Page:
This course is a continuation of German 102 and is designed to teach students to speak, read, and write German at an intermediate level and enhance students’ familiarity with recent German culture and history. Emphasis is placed on improving students’ knowledge of intermediate grammar, reading more complex tests and speaking with moderate proficiency.


China - Beiijing and Shanghai

COMP 494: Data Mining
Professor: Dr. Eric Jiang

Data mining is a new interdisciplinary field of computer science and represents a process of analyzing and extracting patters embedded in large amounts of data by using various methods from machine learning, statistics and database management. With the rapid proliferation of the Internet and advances of computing technology and applications in artificial intelligence, data mining has become an increasingly important tool of transforming large quantities of digital data into meaningful and actionable information in many areas including business and finance, health care, telecommunication, science, engineering, and higher education. The course provides a comprehensive introduction to data mining with a primary focus on fundamental concepts, algorithms and applications of association analysis, classification and clustering modeling. It will also discuss ethical issues related to data mining and advanced data mining models.

 


Croatia - Zagreb and Split

FINA 409: Financial Modeling and Analytics
Professor: Dr. Marko Svetina
Major/Minor/Concentration: Business Administration, Finance, Management

This course covers financial modeling techniques applied to optimal decision making in the areas of corporate finance and investment banking. Topics include the construction of comprehensive valuation models,using precedent transactions and comparable companies in valuation, strategic industry analysis, and mergers and acquisitions.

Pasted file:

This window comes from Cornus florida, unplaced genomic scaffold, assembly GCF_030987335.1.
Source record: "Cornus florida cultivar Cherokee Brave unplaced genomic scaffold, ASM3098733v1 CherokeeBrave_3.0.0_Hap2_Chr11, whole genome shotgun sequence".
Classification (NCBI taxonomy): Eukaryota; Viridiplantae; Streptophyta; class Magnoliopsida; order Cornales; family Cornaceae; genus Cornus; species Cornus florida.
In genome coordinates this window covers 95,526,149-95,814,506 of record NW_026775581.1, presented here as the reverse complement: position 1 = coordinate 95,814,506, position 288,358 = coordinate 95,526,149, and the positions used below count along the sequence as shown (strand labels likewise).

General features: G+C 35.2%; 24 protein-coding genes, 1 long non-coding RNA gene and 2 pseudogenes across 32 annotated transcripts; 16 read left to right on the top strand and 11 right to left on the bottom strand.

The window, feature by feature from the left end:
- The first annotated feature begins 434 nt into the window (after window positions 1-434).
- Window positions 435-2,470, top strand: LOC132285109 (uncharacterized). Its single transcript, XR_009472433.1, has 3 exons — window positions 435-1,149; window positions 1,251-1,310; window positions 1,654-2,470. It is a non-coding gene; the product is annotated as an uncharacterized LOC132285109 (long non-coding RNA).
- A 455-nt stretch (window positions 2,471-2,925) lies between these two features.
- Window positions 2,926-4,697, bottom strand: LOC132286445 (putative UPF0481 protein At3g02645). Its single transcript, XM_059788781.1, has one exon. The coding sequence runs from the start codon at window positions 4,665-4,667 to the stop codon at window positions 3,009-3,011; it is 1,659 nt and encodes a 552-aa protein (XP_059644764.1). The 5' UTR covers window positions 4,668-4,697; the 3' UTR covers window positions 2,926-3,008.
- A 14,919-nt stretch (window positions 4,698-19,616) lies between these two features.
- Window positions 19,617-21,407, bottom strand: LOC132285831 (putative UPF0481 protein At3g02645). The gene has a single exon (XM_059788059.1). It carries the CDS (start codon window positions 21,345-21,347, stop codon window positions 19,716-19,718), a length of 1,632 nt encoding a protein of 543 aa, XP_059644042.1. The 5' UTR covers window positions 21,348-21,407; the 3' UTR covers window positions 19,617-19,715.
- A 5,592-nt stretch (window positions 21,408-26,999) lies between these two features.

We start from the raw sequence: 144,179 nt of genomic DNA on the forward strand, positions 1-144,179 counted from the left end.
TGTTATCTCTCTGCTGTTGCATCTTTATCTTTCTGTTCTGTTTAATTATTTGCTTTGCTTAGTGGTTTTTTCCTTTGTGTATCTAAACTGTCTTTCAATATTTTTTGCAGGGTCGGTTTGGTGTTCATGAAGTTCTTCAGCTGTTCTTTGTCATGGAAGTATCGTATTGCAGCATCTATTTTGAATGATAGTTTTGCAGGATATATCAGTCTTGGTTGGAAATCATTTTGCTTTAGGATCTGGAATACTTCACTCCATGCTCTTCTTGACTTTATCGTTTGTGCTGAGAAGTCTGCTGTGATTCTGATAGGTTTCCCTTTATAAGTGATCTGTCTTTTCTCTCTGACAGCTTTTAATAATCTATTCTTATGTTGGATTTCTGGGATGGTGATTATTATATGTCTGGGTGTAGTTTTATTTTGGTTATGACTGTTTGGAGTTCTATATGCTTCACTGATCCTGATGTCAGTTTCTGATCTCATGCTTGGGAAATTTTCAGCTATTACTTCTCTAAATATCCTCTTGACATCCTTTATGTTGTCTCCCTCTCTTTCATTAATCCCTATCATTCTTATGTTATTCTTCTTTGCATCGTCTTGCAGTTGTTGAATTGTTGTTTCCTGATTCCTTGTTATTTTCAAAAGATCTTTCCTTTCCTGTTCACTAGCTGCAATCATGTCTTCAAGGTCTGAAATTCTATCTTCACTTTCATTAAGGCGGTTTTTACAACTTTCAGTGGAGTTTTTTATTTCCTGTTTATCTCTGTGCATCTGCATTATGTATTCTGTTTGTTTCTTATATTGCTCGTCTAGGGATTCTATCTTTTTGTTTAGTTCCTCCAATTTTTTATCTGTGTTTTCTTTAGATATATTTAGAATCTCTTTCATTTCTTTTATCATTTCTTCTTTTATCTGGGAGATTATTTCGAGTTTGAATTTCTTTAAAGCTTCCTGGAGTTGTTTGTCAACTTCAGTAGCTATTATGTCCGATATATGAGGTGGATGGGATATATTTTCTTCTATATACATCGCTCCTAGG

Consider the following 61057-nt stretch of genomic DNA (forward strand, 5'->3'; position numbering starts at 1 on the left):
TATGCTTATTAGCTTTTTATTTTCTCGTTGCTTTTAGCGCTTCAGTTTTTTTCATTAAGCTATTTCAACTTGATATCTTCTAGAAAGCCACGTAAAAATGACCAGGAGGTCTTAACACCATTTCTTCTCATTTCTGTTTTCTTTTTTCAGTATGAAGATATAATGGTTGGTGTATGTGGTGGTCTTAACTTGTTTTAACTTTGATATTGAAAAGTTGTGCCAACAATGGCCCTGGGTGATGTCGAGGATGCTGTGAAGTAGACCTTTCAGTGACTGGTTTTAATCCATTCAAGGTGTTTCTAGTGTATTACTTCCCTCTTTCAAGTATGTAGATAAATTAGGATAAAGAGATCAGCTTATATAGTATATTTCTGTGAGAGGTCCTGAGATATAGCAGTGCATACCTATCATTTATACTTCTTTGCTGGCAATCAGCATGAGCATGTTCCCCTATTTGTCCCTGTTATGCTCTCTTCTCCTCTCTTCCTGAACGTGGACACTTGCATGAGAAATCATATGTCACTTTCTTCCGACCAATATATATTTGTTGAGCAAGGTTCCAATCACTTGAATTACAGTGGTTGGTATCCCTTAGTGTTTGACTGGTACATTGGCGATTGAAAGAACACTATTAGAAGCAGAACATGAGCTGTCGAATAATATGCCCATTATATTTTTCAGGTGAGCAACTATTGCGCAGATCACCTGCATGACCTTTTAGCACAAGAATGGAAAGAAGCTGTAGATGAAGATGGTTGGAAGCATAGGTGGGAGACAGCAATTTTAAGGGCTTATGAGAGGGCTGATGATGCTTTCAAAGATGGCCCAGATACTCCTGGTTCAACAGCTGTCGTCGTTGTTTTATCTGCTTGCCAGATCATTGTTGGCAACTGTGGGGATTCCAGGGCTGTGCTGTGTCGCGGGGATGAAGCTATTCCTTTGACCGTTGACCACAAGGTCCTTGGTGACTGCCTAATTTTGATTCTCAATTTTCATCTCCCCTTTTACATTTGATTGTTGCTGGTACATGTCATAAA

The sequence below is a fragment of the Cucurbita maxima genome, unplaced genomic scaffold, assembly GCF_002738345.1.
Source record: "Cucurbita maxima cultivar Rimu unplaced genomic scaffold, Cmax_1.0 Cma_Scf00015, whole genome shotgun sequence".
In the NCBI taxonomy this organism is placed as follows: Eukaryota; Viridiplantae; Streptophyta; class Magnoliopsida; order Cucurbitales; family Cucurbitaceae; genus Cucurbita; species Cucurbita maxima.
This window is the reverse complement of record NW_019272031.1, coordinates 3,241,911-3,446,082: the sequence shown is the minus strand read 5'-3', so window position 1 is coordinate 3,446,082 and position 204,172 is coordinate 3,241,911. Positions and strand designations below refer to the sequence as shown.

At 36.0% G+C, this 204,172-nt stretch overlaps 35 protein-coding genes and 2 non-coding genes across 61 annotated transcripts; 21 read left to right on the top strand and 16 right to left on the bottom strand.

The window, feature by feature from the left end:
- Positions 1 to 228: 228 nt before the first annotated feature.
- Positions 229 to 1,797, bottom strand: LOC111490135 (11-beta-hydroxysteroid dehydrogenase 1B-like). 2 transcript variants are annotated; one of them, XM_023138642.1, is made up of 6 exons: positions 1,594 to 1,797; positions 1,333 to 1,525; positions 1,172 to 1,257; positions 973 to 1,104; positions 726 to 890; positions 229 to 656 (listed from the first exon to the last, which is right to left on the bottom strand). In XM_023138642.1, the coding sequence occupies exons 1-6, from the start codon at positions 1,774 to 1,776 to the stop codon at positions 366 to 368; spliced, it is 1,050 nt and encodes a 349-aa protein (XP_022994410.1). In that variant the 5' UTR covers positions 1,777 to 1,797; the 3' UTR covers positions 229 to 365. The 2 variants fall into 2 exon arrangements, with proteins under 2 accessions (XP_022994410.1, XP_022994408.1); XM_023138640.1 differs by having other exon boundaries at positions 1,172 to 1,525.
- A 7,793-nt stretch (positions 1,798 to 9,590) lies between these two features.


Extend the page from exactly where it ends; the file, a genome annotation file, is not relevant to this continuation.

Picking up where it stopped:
MGMT 309W: International Comparative Management
Professors: Dr. Johanna Hunsaker and Dr. Philip Hunsaker
Major/Minor/Concentration: Business Administration, International Business, Management

This course addresses the dilemmas and opportunities that managers face as they work in multicultural and global environments. The main objective of the course is to increase the effectiveness of managers/employees in identifying, understanding, and managing the cultural components of organizational dynamics. Focuses on the relationships between cultural values and the practice of managing people. 


England - London

ARTV 101/302/403: Drawing London - Meditations on the History of Culture Through the Art of a City
Professor: Dr. John Halaka
Core Curriculum Information: ARTV 101 fulfills Artistic Inquiry
Major/Minor/Concentration: ARTV 101, 302 and 403 sections meet requirements for the Visual Arts Major and Minor, and can serve as Visual Arts electives for Art History and Architecture majors, as well electives for any student who has completed the ARTV 101 prerequisite.